Between Mark Maske’s Friday report in the Washington Post and former Redskins safety Matt Bowen’s Saturday item for the Chicago Tribune, it seems clear that, like the Saints, the Redskins under defensive coordinator Gregg Williams had a bounty program.
That’s apparently news to the NFL.
Maske reports that the league will investigate whether the Redskins used bounties. Though Maske, citing a source, characterizes the review as almost perfunctory, the fact remains that if the players tell the league what they told Maske, and if Bowen’s article is accepted as true and accurate, not much of an investigation will be needed.
And if the use of a bounty program with the Redskins is indeed news to the NFL, it likely means that, when Gregg Williams inevitably was given a chance to purge his soul by confessing the depth of the rabbit hole, he said something like “I swear I never did it before being hired by the Saints.”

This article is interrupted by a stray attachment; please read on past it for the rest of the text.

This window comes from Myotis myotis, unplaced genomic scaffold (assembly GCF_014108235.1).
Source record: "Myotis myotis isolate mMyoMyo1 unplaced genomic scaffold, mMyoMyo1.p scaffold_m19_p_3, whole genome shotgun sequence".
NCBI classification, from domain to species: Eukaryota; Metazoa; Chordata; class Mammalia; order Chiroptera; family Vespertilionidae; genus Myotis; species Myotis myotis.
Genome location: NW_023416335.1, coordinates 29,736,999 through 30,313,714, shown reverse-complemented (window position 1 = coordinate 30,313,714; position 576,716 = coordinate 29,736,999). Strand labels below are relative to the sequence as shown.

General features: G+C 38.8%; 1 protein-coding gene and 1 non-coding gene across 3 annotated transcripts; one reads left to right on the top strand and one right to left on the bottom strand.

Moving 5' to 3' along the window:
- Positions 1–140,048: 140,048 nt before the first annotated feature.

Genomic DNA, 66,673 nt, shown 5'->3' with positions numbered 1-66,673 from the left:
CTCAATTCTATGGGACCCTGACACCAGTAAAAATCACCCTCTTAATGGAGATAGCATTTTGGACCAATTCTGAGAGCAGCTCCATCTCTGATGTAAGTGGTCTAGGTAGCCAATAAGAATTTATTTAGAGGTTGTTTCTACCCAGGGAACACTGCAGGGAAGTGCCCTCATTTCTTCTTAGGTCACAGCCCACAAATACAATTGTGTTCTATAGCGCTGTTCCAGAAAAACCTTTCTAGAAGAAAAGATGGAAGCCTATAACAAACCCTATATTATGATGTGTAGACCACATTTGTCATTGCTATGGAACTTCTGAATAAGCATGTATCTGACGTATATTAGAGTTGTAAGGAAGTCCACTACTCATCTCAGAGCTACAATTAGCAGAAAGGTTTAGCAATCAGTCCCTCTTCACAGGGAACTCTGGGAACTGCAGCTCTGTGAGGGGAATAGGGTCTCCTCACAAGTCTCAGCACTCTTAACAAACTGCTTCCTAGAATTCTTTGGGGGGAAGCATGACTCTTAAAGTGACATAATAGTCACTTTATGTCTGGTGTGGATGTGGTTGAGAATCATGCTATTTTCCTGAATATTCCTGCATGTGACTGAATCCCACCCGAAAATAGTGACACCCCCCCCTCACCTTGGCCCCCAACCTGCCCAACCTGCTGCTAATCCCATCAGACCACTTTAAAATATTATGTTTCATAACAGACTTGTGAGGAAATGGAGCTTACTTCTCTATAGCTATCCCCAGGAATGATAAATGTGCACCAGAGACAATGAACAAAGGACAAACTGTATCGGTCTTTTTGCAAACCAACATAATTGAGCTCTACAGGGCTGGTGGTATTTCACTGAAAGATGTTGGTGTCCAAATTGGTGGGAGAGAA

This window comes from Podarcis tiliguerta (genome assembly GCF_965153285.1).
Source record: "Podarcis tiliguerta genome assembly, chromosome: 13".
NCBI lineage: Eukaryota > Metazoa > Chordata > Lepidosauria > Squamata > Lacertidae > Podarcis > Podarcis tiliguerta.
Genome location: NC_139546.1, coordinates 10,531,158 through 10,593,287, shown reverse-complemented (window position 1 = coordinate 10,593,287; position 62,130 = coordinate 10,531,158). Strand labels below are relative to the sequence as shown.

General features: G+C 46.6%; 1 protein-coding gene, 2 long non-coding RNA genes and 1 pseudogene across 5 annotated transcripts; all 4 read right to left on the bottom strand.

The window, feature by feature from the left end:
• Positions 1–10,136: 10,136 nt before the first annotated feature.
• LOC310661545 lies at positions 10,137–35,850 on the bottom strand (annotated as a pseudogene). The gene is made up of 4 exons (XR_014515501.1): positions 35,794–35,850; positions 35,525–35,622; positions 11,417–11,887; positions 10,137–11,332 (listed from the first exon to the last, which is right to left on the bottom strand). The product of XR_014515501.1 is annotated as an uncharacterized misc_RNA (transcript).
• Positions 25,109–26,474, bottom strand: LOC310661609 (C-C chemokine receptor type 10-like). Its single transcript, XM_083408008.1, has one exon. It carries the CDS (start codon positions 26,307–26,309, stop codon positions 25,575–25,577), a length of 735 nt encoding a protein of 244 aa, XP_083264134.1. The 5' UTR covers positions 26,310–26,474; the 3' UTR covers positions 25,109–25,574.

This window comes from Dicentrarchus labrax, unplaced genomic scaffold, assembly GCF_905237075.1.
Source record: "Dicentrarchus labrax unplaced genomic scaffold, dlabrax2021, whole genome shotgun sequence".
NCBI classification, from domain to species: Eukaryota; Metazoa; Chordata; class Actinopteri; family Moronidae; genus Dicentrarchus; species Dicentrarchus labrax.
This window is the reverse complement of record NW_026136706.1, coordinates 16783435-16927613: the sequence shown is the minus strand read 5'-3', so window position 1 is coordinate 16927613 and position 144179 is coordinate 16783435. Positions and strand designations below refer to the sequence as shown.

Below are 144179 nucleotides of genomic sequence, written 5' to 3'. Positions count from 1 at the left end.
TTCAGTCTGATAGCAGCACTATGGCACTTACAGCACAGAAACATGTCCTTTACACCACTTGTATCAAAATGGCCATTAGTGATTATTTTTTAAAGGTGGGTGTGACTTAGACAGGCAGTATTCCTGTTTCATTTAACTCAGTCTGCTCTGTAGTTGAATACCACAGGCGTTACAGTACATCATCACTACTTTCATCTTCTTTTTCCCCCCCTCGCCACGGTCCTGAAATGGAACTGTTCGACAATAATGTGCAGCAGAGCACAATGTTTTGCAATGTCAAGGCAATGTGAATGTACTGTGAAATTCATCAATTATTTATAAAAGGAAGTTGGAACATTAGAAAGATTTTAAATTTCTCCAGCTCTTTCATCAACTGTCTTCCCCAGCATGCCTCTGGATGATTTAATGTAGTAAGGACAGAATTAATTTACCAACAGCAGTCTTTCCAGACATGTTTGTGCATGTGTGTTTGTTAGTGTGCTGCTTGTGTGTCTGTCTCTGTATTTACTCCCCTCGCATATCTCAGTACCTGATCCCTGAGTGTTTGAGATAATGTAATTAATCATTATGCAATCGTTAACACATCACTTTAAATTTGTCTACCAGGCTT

If that’s the case — if Williams lied to the league about pre-New Orleans bounties after initially lying to the league about using bounties with the Saints — Williams has to go. Permanently.
Apart from any discipline imposed on the Saints or any other coaches or any of the players involved, if Williams failed to admit the extent of his use of a bounty program after finally admitting to using one in New Orleans, the man who recently was hired to serve as the Rams defensive coordinator should be banned from the NFL, for life.
Harsh? Yes. But necessary.
Apart from the habit (not mistake) of dangling cash as an incentive to cripple, Williams hasn’t been honest, at least when asked about bounties in New Orleans and most likely when asked about bounties elsewhere.
Williams both broke the rules and lied to conceal it. Given the underlying nature of the violation, the NFL can’t afford to keep him employed, not at a time when safety has become such a priority.